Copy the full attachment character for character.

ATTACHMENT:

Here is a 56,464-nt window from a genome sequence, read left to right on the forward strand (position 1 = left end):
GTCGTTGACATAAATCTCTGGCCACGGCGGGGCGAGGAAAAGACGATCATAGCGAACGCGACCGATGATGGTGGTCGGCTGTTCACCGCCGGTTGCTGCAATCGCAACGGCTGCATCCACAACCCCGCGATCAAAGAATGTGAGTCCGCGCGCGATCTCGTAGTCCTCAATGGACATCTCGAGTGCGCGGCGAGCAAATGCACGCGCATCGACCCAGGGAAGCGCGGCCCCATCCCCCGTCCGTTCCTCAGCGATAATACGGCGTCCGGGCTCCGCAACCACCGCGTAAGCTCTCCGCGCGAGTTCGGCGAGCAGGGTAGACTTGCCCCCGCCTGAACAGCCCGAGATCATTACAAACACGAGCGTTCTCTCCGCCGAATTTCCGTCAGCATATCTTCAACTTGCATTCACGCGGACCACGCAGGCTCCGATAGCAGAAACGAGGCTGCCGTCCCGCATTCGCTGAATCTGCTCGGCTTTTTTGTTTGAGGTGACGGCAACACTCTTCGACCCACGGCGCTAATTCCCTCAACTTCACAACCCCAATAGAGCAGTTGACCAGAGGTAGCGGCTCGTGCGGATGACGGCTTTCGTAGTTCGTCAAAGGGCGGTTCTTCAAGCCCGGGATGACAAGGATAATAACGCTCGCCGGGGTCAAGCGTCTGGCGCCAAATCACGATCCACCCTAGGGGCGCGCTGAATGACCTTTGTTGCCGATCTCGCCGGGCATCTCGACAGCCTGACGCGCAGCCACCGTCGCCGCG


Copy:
Here is a 56,464-nt window from a genome sequence, read left to right on the forward strand (position 1 = left end):
GTCGTTGACATAAATCTCTGGCCACGGCGGGGCGAGGAAAAGACGATCATAGCGAACGCGACCGATGATGGTGGTCGGCTGTTCACCGCCGGTTGCTGCAATCGCAACGGCTGCATCCACAACCCCGCGATCAAAGAATGTGAGTCCGCGCGCGATCTCGTAGTCCTCAATGGACATCTCGAGTGCGCGGCGAGCAAATGCACGCGCATCGACCCAGGGAAGCGCGGCCCCATCCCCCGTCCGTTCCTCAGCGATAATACGGCGTCCGGGCTCCGCAACCACCGCGTAAGCTCTCCGCGCGAGTTCGGCGAGCAGGGTAGACTTGCCCCCGCCTGAACAGCCCGAGATCATTACAAACACGAGCGTTCTCTCCGCCGAATTTCCGTCAGCATATCTTCAACTTGCATTCACGCGGACCACGCAGGCTCCGATAGCAGAAACGAGGCTGCCGTCCCGCATTCGCTGAATCTGCTCGGCTTTTTTGTTTGAGGTGACGGCAACACTCTTCGACCCACGGCGCTAATTCCCTCAACTTCACAACCCCAATAGAGCAGTTGACCAGAGGTAGCGGCTCGTGCGGATGACGGCTTTCGTAGTTCGTCAAAGGGCGGTTCTTCAAGCCCGGGATGACAAGGATAATAACGCTCGCCGGGGTCAAGCGTCTGGCGCCAAATCACGATCCACCCTAGGGGCGCGCTGAATGACCTTTGTTGCCGATCTCGCCGGGCATCTCGACAGCCTGACGCGCAGCCACCGTCGCCGCG